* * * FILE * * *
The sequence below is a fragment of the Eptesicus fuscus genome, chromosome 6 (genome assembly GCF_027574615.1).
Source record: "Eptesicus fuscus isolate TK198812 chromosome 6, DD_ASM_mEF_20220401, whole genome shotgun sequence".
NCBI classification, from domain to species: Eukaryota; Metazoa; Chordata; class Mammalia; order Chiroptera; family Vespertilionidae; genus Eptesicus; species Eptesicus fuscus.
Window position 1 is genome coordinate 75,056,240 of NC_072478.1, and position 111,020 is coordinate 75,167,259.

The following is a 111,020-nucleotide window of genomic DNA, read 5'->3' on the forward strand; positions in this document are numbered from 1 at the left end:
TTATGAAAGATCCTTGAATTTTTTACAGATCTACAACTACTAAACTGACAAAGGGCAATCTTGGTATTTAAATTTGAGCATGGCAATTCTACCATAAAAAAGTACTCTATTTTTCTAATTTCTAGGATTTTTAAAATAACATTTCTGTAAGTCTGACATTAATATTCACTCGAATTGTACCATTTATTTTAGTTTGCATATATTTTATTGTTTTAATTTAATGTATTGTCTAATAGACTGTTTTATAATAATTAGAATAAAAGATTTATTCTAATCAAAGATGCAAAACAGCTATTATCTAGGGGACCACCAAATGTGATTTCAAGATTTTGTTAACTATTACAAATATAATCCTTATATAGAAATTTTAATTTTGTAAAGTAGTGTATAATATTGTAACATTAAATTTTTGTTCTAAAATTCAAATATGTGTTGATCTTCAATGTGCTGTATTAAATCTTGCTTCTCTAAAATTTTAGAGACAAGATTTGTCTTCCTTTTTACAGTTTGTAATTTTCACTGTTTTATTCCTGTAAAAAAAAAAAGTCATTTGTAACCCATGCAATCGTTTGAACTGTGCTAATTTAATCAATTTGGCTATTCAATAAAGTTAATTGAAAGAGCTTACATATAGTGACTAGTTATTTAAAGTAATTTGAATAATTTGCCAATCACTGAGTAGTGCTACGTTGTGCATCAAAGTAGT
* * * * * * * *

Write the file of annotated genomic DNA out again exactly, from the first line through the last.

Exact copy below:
The sequence below is a fragment of the Eptesicus fuscus genome, chromosome 6 (genome assembly GCF_027574615.1).
Source record: "Eptesicus fuscus isolate TK198812 chromosome 6, DD_ASM_mEF_20220401, whole genome shotgun sequence".
NCBI classification, from domain to species: Eukaryota; Metazoa; Chordata; class Mammalia; order Chiroptera; family Vespertilionidae; genus Eptesicus; species Eptesicus fuscus.
Window position 1 is genome coordinate 75,056,240 of NC_072478.1, and position 111,020 is coordinate 75,167,259.

The following is a 111,020-nucleotide window of genomic DNA, read 5'->3' on the forward strand; positions in this document are numbered from 1 at the left end:
TTATGAAAGATCCTTGAATTTTTTACAGATCTACAACTACTAAACTGACAAAGGGCAATCTTGGTATTTAAATTTGAGCATGGCAATTCTACCATAAAAAAGTACTCTATTTTTCTAATTTCTAGGATTTTTAAAATAACATTTCTGTAAGTCTGACATTAATATTCACTCGAATTGTACCATTTATTTTAGTTTGCATATATTTTATTGTTTTAATTTAATGTATTGTCTAATAGACTGTTTTATAATAATTAGAATAAAAGATTTATTCTAATCAAAGATGCAAAACAGCTATTATCTAGGGGACCACCAAATGTGATTTCAAGATTTTGTTAACTATTACAAATATAATCCTTATATAGAAATTTTAATTTTGTAAAGTAGTGTATAATATTGTAACATTAAATTTTTGTTCTAAAATTCAAATATGTGTTGATCTTCAATGTGCTGTATTAAATCTTGCTTCTCTAAAATTTTAGAGACAAGATTTGTCTTCCTTTTTACAGTTTGTAATTTTCACTGTTTTATTCCTGTAAAAAAAAAAAGTCATTTGTAACCCATGCAATCGTTTGAACTGTGCTAATTTAATCAATTTGGCTATTCAATAAAGTTAATTGAAAGAGCTTACATATAGTGACTAGTTATTTAAAGTAATTTGAATAATTTGCCAATCACTGAGTAGTGCTACGTTGTGCATCAAAGTAGT